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Key Secretary Guilty of Treason in W. Germany

September 01, 1987|From Times Wire Services

DUESSELDORF, West Germany — A former secretary to five West German presidents was convicted of treason and sentenced to eight years in prison Monday after admitting she gave state secrets to a Soviet KGB agent because she was lonely and loved him.

A five-judge court imposed the sentence on Margret Hoeke, 51, after finding her guilty of accepting bribes and providing classified foreign policy and military information to the Soviets, including sensitive exchanges between President Reagan and Chancellor Helmut Kohl.

West Germany's chief federal prosecutor described it as "one of the most damaging cases of treason" in the nation's history.

In the trial, which began June 15, Hoeke admitted spying for a Soviet agent she knew as Franz Becker for at least 14 years.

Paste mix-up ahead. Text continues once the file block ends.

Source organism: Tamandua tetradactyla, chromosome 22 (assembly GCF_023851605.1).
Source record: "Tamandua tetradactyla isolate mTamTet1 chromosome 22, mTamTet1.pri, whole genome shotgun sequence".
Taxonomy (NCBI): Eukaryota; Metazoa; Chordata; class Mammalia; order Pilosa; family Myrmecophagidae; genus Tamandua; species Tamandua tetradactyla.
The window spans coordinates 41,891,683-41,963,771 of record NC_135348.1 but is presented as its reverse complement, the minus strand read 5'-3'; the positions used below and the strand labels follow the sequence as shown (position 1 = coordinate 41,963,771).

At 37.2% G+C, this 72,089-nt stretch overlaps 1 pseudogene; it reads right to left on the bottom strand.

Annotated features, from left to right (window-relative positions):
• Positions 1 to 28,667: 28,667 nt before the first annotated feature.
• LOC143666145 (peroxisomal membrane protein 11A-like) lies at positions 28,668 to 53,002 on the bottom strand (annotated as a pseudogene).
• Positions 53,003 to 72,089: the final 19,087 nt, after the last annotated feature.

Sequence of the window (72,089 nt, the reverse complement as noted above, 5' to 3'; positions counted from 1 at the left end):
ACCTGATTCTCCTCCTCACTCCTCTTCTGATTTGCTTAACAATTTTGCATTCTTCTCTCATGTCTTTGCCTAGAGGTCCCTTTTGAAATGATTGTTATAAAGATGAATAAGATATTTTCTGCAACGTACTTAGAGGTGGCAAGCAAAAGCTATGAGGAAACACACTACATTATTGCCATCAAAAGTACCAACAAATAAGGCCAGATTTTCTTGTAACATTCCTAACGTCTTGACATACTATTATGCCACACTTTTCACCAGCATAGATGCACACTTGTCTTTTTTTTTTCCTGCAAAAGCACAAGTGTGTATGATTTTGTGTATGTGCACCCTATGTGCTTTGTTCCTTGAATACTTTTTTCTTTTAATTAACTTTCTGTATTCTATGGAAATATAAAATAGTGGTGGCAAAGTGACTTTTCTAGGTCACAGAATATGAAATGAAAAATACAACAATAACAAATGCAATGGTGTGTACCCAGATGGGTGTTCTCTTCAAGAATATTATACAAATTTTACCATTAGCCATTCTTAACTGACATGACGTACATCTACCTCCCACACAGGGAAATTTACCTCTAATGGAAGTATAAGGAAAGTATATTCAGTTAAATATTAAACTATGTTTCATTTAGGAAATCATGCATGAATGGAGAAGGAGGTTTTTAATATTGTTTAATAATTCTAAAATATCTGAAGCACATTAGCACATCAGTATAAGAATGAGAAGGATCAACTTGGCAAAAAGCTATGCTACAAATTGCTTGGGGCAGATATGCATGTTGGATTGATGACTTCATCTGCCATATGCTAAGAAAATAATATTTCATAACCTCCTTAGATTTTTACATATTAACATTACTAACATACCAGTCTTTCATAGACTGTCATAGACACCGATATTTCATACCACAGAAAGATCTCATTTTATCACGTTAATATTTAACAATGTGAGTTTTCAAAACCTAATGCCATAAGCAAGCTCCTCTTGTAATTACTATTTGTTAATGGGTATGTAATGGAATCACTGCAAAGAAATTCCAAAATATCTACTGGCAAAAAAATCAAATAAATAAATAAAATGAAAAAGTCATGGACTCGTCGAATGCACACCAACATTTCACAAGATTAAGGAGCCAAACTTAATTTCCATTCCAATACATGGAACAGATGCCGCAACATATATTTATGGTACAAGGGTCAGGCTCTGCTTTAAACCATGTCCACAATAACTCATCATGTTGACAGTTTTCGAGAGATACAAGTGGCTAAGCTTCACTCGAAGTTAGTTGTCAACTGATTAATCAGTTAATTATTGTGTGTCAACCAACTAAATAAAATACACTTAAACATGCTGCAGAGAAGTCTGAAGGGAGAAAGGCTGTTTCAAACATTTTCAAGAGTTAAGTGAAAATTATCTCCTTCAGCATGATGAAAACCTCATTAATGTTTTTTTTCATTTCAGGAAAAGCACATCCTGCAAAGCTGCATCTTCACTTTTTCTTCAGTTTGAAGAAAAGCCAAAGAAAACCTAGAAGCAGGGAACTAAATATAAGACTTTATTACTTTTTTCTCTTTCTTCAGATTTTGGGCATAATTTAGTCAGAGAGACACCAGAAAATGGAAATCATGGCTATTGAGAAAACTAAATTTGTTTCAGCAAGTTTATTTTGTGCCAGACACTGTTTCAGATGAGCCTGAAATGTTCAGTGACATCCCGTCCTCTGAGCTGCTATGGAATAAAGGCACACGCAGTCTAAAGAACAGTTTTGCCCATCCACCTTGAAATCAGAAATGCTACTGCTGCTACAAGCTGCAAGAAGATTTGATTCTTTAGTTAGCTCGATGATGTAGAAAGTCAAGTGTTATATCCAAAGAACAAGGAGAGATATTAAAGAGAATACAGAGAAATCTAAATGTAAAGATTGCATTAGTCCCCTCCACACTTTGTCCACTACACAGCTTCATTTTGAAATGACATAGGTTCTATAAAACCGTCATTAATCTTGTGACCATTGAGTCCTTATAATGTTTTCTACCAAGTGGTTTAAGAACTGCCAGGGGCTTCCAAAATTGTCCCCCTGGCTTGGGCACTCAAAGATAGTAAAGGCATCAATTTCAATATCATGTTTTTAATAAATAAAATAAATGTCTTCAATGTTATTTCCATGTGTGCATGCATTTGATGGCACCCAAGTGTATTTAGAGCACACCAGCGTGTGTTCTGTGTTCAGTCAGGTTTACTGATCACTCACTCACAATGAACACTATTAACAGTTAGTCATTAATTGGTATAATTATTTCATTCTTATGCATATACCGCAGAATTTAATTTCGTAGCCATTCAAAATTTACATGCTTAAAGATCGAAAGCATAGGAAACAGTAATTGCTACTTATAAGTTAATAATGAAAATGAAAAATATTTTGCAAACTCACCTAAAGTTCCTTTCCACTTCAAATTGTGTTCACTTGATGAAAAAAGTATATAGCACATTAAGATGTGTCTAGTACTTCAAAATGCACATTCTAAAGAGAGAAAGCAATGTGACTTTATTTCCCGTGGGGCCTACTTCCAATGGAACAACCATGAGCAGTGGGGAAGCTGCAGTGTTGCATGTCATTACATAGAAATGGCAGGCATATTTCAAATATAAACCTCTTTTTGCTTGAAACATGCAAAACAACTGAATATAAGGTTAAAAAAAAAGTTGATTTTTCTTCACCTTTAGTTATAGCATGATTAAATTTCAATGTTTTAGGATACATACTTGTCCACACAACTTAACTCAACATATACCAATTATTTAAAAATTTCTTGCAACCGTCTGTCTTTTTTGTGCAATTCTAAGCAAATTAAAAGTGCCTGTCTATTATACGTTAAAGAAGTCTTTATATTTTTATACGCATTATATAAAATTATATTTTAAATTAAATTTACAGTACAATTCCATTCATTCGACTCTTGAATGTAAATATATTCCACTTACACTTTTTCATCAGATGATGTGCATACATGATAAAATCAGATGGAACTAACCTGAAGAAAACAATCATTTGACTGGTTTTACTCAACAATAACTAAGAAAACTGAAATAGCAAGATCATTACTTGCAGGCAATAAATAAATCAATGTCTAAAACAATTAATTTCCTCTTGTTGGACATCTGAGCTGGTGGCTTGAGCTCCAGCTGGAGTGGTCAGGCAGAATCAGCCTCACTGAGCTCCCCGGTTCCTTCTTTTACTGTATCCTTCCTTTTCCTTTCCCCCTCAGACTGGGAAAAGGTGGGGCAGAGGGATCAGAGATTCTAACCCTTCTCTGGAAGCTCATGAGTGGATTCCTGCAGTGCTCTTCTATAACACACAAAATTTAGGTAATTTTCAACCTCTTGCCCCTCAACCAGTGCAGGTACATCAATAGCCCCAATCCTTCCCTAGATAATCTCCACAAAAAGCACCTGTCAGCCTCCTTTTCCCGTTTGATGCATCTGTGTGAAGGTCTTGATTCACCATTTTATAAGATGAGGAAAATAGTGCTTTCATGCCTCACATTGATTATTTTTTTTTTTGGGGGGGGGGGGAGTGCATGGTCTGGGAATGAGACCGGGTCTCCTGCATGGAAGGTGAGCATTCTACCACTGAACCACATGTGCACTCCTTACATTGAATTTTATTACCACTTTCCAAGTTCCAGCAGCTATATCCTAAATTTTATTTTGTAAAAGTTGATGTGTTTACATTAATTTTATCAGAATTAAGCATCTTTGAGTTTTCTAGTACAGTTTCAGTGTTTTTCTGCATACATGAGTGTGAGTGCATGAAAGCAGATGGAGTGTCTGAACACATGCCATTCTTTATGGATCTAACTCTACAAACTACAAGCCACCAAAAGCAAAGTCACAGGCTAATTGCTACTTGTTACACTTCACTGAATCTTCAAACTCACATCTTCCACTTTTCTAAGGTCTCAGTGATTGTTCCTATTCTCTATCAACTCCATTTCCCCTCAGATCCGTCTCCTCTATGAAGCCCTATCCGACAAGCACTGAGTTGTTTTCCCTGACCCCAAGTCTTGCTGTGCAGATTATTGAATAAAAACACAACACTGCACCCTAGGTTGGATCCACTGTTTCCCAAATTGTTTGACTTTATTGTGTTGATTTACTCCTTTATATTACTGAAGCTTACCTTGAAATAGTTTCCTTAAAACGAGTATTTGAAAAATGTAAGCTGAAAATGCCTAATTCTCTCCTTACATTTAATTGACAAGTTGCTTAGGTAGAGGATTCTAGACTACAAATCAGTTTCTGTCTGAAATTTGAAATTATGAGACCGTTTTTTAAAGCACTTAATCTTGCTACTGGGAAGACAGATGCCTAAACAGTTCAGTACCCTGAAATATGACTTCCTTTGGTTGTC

In his sentencing statement, Judge Klaus Wagner said Hoeke, who began working for the president's office in 1959, had been a "valuable agent for the KGB, and to the Federal Republic (West Germany) an especially dangerous agent."

Hoeke's espionage activities were revealed in August, 1985, when a spy scandal involving 15 suspected Soviet Bloc agents was uncovered in Bonn and she was subsequently arrested. At the time of her arrest, she was executive secretary to President Richard von Weizsaecker.

During the trial, Hoeke testified that she grew up feeling unloved by her family. She said she was single and lonely when befriended by Becker in 1968 and that she maintained a relationship with him until 1973.

"She had access to confidential, secret and at times highly classified information, and betrayed all that to the point of severely disadvantaging foreign policy," chief prosecutor Joachim Lampe said at the trial.

Lampe said she began providing secret documents to Becker around 1971 and continued spying for regular payment after their relationship broke up.

Hoeke received a total of $18,333 plus jewelry and paid foreign vacations in exchange for spying.

The indictment said she used devices such as a miniature camera hidden in her lipstick, and a hollowed-out hair brush to store material.

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